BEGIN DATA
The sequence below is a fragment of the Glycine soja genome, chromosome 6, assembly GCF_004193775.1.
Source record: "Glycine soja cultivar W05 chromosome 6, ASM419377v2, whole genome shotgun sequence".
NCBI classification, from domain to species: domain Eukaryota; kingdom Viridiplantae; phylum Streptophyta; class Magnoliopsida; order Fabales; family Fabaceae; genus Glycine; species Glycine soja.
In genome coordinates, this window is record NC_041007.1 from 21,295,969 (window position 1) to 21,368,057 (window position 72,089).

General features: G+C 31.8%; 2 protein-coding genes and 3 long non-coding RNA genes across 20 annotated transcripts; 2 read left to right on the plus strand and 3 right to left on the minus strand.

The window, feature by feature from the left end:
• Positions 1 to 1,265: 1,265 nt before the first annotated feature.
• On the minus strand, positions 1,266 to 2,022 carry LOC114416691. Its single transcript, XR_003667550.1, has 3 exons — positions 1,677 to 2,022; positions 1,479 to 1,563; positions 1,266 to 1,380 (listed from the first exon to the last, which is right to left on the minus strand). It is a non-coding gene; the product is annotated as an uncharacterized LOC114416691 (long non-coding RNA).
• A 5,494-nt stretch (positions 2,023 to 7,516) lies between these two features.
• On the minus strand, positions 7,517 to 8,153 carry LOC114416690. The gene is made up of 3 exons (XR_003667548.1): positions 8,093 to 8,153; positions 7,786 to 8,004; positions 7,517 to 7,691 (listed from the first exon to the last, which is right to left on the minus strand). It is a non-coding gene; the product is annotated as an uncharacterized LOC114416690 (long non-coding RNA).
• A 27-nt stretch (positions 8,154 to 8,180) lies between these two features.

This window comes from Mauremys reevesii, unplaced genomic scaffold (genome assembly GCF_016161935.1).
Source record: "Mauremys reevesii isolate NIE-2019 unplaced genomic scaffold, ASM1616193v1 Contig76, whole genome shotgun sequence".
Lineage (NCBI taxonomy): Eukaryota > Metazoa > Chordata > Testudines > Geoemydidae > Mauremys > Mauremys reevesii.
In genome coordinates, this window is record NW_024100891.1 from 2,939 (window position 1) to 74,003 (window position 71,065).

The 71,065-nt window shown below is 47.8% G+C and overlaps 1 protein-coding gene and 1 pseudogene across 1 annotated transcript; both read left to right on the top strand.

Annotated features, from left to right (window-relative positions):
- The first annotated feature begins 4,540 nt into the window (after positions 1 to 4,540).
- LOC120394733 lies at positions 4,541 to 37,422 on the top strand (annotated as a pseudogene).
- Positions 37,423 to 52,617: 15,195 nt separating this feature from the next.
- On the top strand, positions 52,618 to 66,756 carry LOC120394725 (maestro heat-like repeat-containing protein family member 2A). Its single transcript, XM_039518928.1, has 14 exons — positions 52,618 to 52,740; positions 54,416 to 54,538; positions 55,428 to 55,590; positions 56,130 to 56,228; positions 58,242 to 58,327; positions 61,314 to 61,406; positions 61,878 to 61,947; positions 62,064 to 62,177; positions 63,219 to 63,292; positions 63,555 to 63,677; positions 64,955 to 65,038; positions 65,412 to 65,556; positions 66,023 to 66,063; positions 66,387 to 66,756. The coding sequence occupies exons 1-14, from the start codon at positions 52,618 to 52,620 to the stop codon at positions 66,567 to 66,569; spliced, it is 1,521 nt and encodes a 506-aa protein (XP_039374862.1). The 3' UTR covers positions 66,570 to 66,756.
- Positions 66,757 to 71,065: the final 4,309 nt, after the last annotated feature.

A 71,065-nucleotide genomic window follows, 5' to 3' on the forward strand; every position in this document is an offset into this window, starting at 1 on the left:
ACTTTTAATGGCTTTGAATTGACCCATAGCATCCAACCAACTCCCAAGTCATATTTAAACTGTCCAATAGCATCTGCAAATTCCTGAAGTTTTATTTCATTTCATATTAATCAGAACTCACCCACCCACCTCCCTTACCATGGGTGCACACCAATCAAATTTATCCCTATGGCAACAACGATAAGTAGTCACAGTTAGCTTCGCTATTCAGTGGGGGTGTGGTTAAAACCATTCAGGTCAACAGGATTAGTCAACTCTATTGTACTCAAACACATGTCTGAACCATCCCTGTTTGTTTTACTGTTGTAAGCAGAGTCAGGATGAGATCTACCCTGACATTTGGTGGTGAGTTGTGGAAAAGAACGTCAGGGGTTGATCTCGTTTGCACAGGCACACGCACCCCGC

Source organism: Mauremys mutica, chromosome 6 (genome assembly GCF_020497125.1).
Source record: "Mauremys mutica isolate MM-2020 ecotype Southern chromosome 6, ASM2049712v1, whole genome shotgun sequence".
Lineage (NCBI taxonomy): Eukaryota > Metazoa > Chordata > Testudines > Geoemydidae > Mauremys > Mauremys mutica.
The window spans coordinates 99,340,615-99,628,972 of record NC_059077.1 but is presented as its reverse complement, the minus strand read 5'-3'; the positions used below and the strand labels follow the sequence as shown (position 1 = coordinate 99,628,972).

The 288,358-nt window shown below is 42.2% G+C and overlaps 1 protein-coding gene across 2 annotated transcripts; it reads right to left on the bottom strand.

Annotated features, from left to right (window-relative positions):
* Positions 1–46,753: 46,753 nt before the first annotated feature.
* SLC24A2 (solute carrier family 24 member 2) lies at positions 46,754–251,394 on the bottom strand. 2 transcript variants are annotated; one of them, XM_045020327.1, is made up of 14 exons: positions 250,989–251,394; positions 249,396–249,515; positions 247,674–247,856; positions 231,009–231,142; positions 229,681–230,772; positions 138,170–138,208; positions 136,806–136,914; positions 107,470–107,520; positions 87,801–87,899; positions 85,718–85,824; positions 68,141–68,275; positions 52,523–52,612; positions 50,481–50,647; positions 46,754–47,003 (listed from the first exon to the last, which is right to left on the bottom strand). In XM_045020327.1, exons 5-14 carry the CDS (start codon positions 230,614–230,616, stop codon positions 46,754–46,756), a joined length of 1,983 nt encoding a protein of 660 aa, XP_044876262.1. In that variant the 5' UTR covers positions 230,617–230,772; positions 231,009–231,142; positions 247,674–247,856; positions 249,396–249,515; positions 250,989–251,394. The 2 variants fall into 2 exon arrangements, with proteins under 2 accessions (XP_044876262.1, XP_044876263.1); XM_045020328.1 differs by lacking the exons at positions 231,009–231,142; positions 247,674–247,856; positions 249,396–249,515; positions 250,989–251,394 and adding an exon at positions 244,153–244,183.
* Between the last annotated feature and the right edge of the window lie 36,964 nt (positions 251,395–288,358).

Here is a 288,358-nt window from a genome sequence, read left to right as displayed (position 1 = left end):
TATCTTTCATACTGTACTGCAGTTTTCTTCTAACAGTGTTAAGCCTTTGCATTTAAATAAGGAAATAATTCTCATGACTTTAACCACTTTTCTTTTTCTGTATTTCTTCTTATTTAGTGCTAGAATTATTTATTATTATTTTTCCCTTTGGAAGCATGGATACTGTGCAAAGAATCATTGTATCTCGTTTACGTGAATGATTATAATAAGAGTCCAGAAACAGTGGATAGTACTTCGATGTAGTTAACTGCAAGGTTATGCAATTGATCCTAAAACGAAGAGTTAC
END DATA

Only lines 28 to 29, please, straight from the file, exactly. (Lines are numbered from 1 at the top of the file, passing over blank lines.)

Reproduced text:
The window spans coordinates 99,340,615-99,628,972 of record NC_059077.1 but is presented as its reverse complement, the minus strand read 5'-3'; the positions used below and the strand labels follow the sequence as shown (position 1 = coordinate 99,628,972).

The 288,358-nt window shown below is 42.2% G+C and overlaps 1 protein-coding gene across 2 annotated transcripts; it reads right to left on the bottom strand.